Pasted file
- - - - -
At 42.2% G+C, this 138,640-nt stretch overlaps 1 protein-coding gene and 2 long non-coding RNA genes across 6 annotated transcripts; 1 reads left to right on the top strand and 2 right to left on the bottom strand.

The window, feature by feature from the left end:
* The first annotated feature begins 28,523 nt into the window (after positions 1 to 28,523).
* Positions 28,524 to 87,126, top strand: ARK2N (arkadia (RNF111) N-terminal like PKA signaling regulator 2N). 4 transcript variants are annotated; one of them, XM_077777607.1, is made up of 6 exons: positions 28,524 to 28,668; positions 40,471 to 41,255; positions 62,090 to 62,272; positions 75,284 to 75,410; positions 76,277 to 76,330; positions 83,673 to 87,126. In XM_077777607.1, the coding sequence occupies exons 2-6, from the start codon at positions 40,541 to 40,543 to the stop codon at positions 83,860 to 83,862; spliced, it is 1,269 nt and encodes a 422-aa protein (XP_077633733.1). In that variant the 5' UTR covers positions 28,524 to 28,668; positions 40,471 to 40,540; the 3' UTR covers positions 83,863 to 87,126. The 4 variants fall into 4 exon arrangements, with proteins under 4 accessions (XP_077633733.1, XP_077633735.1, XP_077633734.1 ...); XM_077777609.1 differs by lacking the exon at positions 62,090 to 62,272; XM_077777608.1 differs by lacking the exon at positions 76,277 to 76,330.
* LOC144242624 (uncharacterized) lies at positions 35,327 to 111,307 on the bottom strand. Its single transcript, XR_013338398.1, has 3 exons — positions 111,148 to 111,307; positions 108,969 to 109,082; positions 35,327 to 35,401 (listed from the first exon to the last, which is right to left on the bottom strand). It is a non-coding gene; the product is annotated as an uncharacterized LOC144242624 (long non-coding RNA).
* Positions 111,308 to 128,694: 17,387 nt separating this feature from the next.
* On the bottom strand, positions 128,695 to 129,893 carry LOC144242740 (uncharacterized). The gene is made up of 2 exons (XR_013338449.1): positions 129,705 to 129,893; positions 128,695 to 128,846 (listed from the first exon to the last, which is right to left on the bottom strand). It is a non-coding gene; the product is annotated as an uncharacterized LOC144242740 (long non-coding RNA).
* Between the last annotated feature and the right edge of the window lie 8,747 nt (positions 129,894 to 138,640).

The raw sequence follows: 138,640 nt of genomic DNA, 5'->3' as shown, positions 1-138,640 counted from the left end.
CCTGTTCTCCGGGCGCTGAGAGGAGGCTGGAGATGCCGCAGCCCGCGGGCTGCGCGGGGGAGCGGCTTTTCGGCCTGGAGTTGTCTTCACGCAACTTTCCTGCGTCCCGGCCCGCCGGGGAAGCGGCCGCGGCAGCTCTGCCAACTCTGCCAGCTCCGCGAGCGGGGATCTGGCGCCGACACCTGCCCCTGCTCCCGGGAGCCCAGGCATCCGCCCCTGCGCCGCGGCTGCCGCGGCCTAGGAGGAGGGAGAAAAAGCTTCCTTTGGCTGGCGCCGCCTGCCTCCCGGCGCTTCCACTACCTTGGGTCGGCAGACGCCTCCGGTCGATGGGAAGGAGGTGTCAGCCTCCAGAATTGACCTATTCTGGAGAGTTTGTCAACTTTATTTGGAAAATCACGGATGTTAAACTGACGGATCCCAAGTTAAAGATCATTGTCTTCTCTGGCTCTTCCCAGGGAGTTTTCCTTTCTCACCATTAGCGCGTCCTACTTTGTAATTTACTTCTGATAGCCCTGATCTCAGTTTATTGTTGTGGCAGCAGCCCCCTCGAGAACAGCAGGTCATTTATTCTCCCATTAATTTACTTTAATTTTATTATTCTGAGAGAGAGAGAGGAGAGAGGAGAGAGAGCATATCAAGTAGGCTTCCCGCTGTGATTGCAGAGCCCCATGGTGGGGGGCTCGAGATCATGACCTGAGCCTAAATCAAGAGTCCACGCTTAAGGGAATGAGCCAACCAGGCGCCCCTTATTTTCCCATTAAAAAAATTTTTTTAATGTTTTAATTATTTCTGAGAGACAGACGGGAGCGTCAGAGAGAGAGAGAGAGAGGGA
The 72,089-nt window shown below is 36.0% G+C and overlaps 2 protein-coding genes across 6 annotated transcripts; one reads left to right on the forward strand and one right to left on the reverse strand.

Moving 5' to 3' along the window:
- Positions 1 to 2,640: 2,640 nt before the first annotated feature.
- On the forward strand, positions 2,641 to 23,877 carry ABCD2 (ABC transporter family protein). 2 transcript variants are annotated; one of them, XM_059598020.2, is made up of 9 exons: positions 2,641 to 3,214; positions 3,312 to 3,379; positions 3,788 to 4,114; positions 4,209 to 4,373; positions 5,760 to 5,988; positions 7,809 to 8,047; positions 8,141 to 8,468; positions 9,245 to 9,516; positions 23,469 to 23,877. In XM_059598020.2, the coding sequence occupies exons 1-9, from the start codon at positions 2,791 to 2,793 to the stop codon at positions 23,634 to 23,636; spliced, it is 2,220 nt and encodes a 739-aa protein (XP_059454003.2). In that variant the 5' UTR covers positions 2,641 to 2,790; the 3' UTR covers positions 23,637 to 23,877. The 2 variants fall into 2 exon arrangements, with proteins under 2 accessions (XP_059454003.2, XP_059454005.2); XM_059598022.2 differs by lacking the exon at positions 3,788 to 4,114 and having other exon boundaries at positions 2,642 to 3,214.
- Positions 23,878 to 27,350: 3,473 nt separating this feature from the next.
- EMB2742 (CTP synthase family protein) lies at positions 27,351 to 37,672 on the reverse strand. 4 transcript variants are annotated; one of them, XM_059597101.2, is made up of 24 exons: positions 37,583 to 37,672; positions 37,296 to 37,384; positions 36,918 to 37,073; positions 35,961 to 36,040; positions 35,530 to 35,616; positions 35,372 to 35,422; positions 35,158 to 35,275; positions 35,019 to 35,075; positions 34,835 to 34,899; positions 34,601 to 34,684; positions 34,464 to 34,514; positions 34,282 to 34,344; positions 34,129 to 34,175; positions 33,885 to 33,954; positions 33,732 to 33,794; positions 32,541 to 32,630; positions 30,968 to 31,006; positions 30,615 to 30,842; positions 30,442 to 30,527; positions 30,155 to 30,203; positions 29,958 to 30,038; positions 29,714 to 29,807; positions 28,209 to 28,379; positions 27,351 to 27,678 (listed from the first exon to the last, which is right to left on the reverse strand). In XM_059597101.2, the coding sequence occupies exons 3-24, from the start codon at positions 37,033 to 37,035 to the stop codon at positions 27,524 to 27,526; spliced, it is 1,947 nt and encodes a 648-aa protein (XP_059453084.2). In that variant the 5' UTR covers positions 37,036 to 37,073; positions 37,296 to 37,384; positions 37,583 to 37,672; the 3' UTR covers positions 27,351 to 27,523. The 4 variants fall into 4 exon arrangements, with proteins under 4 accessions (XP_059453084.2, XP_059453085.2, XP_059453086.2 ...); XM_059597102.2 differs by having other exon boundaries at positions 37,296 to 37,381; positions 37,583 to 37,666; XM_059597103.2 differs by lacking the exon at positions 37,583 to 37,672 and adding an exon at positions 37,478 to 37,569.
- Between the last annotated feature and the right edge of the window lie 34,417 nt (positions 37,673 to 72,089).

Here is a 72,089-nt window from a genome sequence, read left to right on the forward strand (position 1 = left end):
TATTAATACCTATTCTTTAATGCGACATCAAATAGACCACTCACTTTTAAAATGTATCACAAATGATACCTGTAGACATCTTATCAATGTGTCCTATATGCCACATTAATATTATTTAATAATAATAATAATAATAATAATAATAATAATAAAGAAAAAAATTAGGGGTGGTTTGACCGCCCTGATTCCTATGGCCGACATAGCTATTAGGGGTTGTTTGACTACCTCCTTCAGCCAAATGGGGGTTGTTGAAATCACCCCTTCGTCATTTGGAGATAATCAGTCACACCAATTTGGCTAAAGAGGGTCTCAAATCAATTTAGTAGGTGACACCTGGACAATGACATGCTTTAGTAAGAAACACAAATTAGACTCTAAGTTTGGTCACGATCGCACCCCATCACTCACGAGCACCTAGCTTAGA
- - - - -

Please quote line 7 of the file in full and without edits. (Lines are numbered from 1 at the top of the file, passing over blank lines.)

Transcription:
* On the bottom strand, positions 128,695 to 129,893 carry LOC144242740 (uncharacterized). The gene is made up of 2 exons (XR_013338449.1): positions 129,705 to 129,893; positions 128,695 to 128,846 (listed from the first exon to the last, which is right to left on the bottom strand). It is a non-coding gene; the product is annotated as an uncharacterized LOC144242740 (long non-coding RNA).